This post was written by Alberto Alemanno, O’Neill Institute Scholar and Jean Monnet, Professor of EU Law at HEC Paris. It was originally published at http://albertoalemanno.eu/category/blog. Any questions or comments about this post can be directed to email@example.com.
Chile is set to become the first country in the world to introduce mandatory health warnings on food products. It remains to be seen how this labeling scheme will score under WTO law and in particular the necessity test imposed by the TBT Agreement.
The international community learned last week, on the occasion of the latest meeting of the TBT Committee, Chile’s proposed amendments to its Food Health Regulations — which would place “STOP” signs on junk food.
Pursuant to the amendment, certain categories of food would need to bear labels designated to inform and encourage consumers to avoid excessive intake which may lead to obesity and related non-communicable diseases. Moreover, products containing a critical amount of certain substances (e.g. fat, sugar, salt) would have to bear labels such as “high in salt”, “high in calories” or equivalent warnings. These warnings would need to be placed in the middle of an octagonal icon (i.e. a STOP sign) occupying no less than 20% of the main surface of the package, be located in the upper right corner, and have a size of at least 4 square centimetres. new concerns regarding Chile’s proposal.
Unsurprisingly several delegations raised the following concers. They claimed that the amendment was not based on the relevant guidelines of Codex on nutrition labelling, that it would create unnecessary obstacles to international trade, and that it had not been notified to the TBT Committee.
In response, Chile said that the measure responded to an epidemic of obesity, especially among young people, and that the measure was necessary to provide easily understandable warnings on products.
Although pioneering in the food sector, the Chilean regulatory initiatiave belongs to a broader trend of public policies aimed at tackling lifestyle risks by conveying information to the public. While the consumer paradigm approach has become mainstream in tobacco control – through the Framework Convention on Tobacco Control, it is now gradually extending to the alcohol and food sector. As I often reported in this blog here and here and illustrated in my writings – mandatory information disclosure has to be interpreted within a broader trend aimed at reducing the visual appeal of the packaging of products. As regulators have become suddenly aware of the power of marketing in inducing consumer choices, they seem ready to offset those marketing techniques (that have been in use since the 1960s) that are increasingly used to market products that are perceived as unhealthy. As a result, besides the most extreme form (generally called plain packaging), other less intrusive forms of standardized packaging are emerging. Besides the well-known example of the Thai liquor labeling regime (which by imposing mandatory graphic warnings reduce the marketing opportunities of the alcohol manufacturers by shrinking the size of the label), there are today – as illustrated by the Chilean proposal – other attempts aimed at spoiling the pack of certain products of their most glamorous and appealing components. Clearly a STOP label would serve that purpose.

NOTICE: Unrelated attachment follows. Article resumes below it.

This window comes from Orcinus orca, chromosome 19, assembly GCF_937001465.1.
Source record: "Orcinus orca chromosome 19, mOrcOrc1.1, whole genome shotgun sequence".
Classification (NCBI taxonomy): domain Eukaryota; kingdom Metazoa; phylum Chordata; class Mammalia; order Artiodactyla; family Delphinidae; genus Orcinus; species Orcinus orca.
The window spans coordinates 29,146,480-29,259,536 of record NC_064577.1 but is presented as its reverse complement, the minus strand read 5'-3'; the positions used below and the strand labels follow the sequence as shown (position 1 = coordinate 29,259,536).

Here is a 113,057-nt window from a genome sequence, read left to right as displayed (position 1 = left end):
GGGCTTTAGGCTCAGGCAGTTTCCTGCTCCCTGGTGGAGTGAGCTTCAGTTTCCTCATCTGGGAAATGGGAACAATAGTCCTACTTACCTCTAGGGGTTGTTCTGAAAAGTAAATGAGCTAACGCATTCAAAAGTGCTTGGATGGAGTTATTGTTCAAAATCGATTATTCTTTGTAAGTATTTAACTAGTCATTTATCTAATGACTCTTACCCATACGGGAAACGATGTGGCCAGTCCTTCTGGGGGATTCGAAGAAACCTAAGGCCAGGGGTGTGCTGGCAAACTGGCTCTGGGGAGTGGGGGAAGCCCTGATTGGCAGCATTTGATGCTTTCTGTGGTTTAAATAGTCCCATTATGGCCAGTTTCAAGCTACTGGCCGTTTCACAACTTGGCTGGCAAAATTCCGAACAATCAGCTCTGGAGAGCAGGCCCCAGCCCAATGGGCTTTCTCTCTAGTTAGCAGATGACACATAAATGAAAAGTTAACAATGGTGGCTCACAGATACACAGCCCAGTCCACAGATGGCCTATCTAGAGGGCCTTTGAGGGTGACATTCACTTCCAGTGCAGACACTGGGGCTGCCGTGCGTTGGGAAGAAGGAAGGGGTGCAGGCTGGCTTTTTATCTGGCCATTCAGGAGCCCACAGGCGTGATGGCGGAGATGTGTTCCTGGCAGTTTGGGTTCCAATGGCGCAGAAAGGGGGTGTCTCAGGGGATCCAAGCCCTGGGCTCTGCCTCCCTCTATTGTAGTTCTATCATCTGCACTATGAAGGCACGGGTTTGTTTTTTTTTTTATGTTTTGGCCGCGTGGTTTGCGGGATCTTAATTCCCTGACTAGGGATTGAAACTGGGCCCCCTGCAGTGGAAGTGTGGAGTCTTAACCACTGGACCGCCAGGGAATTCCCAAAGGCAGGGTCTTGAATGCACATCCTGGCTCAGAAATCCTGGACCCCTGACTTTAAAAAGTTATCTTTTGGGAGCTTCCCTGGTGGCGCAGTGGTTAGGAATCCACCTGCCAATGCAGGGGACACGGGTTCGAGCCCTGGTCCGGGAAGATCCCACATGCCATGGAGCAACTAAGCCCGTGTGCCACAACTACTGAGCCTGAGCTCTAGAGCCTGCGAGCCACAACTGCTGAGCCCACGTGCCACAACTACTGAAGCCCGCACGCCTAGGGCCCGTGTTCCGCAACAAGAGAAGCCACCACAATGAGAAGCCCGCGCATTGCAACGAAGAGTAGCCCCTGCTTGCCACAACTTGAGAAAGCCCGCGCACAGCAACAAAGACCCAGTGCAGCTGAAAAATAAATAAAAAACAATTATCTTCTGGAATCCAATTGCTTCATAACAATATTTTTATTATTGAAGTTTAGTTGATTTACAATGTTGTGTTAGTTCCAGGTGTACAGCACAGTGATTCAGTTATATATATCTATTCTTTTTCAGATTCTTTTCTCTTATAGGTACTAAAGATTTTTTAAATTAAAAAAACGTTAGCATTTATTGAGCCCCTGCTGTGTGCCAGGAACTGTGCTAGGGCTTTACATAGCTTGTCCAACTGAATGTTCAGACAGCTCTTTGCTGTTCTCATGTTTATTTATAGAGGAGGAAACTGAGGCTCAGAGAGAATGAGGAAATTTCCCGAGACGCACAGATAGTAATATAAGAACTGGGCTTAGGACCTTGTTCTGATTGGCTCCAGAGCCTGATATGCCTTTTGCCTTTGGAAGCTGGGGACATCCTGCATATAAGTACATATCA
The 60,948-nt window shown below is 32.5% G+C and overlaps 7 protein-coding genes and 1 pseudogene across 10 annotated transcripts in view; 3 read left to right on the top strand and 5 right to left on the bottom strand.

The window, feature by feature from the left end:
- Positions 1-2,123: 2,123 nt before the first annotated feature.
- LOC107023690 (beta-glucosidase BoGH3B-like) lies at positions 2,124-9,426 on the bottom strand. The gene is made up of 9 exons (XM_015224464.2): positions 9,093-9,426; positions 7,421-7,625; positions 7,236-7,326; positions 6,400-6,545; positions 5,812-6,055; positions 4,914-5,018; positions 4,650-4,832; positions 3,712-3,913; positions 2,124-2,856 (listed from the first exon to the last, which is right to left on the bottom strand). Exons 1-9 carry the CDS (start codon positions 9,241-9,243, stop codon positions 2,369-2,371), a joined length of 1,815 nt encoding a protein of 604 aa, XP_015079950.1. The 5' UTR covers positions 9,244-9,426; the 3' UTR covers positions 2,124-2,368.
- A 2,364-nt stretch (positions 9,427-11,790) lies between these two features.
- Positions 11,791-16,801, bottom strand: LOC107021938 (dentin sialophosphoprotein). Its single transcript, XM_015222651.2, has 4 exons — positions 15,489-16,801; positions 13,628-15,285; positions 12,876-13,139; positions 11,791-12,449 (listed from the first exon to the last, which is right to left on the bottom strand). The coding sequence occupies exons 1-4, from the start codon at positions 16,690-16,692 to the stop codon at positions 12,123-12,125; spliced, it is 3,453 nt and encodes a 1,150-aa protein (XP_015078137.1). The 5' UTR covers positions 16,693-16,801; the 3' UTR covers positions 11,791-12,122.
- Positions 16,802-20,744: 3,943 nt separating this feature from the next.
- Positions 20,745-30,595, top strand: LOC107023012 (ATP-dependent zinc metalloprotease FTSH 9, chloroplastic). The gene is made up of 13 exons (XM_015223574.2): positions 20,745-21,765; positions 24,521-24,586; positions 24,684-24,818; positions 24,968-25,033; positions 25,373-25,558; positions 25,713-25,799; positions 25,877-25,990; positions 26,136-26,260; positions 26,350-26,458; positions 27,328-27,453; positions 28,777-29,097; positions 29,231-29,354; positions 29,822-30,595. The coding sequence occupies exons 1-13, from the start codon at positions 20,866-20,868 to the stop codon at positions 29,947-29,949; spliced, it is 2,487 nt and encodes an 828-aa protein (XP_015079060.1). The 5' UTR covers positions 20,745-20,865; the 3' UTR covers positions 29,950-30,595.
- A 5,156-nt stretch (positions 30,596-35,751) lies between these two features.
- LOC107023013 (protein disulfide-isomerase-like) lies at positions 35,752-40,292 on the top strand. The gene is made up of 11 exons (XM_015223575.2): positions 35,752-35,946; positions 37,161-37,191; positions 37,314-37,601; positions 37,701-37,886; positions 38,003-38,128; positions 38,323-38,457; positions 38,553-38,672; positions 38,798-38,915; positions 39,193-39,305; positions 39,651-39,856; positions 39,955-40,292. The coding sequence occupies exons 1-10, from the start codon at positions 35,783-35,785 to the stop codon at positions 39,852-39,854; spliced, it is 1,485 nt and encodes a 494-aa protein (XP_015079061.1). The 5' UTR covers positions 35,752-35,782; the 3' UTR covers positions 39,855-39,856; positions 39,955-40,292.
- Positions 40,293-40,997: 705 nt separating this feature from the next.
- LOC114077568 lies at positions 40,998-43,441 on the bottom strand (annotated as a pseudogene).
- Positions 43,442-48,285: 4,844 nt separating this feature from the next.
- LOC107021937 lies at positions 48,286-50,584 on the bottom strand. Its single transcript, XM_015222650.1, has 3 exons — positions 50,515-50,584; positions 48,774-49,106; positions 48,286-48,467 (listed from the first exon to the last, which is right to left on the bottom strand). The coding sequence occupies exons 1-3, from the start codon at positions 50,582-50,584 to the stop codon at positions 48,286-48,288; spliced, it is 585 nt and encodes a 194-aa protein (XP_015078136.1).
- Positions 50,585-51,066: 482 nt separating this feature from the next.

It remains to be seen how this legislation will be designed (e.g. how the ‘unhealthy’ products will be identified ? Nutritional profile will be set up ?) and eventually how will it score under the necessity test provided for the TBT Agreement. While the recent TBT trio of cases do not offer a useful guidance, the pending Australia — Tobacco Plain Packaging (Ukraine) is likely to address, although within the specific framework of tobacco control, that question.
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The views reflected in this blog are those of the individual authors and do not necessarily represent those of the O’Neill Institute for National and Global Health Law or Georgetown University. This blog is solely informational in nature, and not intended as a substitute for competent legal advice from a licensed and retained attorney in your state or country.